Level-3 awareness is not sufficient for symbolic thought and culture, as Donald demonstrates with the examples of enculturated apes. Humans departed from their primate cousins, Donald thinks, by developing a superplastic brain and complex webs of culture, neither of which can feasibly exist without the other. "Deep" or "cognitive" enculturation is thus added to genes and environment as a driving factor of development. Deep enculturation, unlike the basic social environment, can alter the cognitive architecture, installing new modules and demons.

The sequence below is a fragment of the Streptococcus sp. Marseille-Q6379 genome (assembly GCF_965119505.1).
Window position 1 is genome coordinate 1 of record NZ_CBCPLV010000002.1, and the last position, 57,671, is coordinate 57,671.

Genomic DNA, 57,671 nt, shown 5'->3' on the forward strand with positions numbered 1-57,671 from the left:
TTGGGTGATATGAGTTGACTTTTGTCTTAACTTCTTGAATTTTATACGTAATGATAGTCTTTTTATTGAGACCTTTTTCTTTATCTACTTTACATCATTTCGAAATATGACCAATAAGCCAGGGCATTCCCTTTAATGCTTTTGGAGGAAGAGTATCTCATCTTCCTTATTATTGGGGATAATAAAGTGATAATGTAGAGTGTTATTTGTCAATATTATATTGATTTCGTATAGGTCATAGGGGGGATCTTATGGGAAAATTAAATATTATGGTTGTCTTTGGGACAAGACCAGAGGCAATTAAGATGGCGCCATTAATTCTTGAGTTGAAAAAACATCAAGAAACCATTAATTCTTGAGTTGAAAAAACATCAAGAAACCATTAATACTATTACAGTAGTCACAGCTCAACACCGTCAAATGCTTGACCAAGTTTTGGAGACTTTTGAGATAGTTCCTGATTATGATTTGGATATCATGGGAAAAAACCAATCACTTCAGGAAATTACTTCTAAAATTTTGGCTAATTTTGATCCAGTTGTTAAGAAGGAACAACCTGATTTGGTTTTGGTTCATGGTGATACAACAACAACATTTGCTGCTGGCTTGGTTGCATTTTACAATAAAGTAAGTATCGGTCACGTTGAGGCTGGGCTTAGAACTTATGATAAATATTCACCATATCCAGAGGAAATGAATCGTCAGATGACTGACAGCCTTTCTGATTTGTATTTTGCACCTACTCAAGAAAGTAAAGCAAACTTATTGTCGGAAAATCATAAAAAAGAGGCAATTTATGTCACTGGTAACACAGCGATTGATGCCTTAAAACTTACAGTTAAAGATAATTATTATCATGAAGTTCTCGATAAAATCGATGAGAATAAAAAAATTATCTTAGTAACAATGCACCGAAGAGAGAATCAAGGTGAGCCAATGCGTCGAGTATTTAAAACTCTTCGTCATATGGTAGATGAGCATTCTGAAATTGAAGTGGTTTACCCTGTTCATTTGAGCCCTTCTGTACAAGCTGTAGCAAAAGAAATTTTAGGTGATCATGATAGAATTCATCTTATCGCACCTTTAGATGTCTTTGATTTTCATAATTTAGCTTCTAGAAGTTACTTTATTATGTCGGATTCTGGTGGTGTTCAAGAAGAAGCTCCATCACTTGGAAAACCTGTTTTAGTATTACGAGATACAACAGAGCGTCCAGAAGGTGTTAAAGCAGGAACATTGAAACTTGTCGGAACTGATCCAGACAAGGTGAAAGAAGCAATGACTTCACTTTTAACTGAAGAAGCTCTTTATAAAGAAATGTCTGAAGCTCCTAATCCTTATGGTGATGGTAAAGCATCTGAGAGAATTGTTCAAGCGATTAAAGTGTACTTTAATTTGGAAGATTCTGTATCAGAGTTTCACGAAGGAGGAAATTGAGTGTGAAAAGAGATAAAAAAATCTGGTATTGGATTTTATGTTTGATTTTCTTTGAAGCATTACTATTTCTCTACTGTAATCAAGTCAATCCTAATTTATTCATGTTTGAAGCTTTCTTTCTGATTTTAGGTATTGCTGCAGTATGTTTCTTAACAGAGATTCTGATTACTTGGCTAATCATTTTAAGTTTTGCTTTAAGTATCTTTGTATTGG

To demonstrate his point about deep enculturation, Donald leads the reader through the Condillac's statue thought experiment. Condillac asked his readers to imagine how a statue granted limited sensory power (such as just smell or smell, sound, and vision) would learn about the world. Condillac concluded that only once the statue had the powers of touch, action, and internal sensation (even without the other four senses) could it become fully conscious and thus understand the world in anything resembling a human way. "This," says Donald, "conveys one central tenet of Constructivism: Action begets self-knowledge."